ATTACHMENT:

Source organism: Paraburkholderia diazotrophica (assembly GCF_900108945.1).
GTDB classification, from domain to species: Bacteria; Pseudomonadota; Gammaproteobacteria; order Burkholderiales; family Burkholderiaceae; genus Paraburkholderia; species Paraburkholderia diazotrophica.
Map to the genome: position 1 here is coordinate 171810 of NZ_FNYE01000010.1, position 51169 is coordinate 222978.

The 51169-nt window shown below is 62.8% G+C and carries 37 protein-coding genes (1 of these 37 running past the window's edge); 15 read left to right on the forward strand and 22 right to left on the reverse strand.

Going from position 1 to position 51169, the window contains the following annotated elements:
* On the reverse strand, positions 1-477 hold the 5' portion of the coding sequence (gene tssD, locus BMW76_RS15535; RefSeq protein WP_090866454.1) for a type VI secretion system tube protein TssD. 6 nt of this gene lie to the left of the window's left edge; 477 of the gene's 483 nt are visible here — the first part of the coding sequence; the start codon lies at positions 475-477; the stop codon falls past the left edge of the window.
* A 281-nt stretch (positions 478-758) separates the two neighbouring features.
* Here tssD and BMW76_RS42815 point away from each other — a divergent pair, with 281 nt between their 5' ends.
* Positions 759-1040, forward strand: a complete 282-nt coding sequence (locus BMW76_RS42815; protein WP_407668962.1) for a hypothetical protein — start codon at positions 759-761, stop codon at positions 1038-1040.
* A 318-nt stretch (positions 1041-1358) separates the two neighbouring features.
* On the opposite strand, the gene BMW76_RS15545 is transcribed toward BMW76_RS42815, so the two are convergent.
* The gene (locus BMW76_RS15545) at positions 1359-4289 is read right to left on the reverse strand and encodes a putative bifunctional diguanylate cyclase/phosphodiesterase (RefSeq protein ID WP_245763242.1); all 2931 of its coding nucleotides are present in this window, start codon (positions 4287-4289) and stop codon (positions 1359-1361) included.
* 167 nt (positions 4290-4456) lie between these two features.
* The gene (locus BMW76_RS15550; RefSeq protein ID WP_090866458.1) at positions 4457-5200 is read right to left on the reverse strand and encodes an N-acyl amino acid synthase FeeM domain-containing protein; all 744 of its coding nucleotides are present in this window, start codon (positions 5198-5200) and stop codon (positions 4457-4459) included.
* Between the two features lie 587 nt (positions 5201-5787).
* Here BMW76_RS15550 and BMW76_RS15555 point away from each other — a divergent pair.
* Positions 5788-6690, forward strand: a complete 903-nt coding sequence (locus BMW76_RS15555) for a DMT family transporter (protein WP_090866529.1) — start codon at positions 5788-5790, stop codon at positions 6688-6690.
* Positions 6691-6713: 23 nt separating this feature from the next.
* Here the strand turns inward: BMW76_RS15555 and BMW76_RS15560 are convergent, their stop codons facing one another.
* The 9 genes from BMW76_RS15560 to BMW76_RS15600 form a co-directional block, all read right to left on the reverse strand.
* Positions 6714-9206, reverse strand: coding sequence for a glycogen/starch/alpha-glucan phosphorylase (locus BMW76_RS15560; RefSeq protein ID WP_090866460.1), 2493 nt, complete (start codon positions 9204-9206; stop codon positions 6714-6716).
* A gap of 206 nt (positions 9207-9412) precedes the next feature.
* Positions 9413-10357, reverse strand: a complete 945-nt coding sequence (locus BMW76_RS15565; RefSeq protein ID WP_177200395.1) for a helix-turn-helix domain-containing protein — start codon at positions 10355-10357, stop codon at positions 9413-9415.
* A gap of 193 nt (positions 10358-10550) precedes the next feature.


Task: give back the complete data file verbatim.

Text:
Source organism: Paraburkholderia diazotrophica (assembly GCF_900108945.1).
GTDB classification, from domain to species: Bacteria; Pseudomonadota; Gammaproteobacteria; order Burkholderiales; family Burkholderiaceae; genus Paraburkholderia; species Paraburkholderia diazotrophica.
Map to the genome: position 1 here is coordinate 171810 of NZ_FNYE01000010.1, position 51169 is coordinate 222978.

The 51169-nt window shown below is 62.8% G+C and carries 37 protein-coding genes (1 of these 37 running past the window's edge); 15 read left to right on the forward strand and 22 right to left on the reverse strand.

Going from position 1 to position 51169, the window contains the following annotated elements:
* On the reverse strand, positions 1-477 hold the 5' portion of the coding sequence (gene tssD, locus BMW76_RS15535; RefSeq protein WP_090866454.1) for a type VI secretion system tube protein TssD. 6 nt of this gene lie to the left of the window's left edge; 477 of the gene's 483 nt are visible here — the first part of the coding sequence; the start codon lies at positions 475-477; the stop codon falls past the left edge of the window.
* A 281-nt stretch (positions 478-758) separates the two neighbouring features.
* Here tssD and BMW76_RS42815 point away from each other — a divergent pair, with 281 nt between their 5' ends.
* Positions 759-1040, forward strand: a complete 282-nt coding sequence (locus BMW76_RS42815; protein WP_407668962.1) for a hypothetical protein — start codon at positions 759-761, stop codon at positions 1038-1040.
* A 318-nt stretch (positions 1041-1358) separates the two neighbouring features.
* On the opposite strand, the gene BMW76_RS15545 is transcribed toward BMW76_RS42815, so the two are convergent.
* The gene (locus BMW76_RS15545) at positions 1359-4289 is read right to left on the reverse strand and encodes a putative bifunctional diguanylate cyclase/phosphodiesterase (RefSeq protein ID WP_245763242.1); all 2931 of its coding nucleotides are present in this window, start codon (positions 4287-4289) and stop codon (positions 1359-1361) included.
* 167 nt (positions 4290-4456) lie between these two features.
* The gene (locus BMW76_RS15550; RefSeq protein ID WP_090866458.1) at positions 4457-5200 is read right to left on the reverse strand and encodes an N-acyl amino acid synthase FeeM domain-containing protein; all 744 of its coding nucleotides are present in this window, start codon (positions 5198-5200) and stop codon (positions 4457-4459) included.
* Between the two features lie 587 nt (positions 5201-5787).
* Here BMW76_RS15550 and BMW76_RS15555 point away from each other — a divergent pair.
* Positions 5788-6690, forward strand: a complete 903-nt coding sequence (locus BMW76_RS15555) for a DMT family transporter (protein WP_090866529.1) — start codon at positions 5788-5790, stop codon at positions 6688-6690.
* Positions 6691-6713: 23 nt separating this feature from the next.
* Here the strand turns inward: BMW76_RS15555 and BMW76_RS15560 are convergent, their stop codons facing one another.
* The 9 genes from BMW76_RS15560 to BMW76_RS15600 form a co-directional block, all read right to left on the reverse strand.
* Positions 6714-9206, reverse strand: coding sequence for a glycogen/starch/alpha-glucan phosphorylase (locus BMW76_RS15560; RefSeq protein ID WP_090866460.1), 2493 nt, complete (start codon positions 9204-9206; stop codon positions 6714-6716).
* A gap of 206 nt (positions 9207-9412) precedes the next feature.
* Positions 9413-10357, reverse strand: a complete 945-nt coding sequence (locus BMW76_RS15565; RefSeq protein ID WP_177200395.1) for a helix-turn-helix domain-containing protein — start codon at positions 10355-10357, stop codon at positions 9413-9415.
* A gap of 193 nt (positions 10358-10550) precedes the next feature.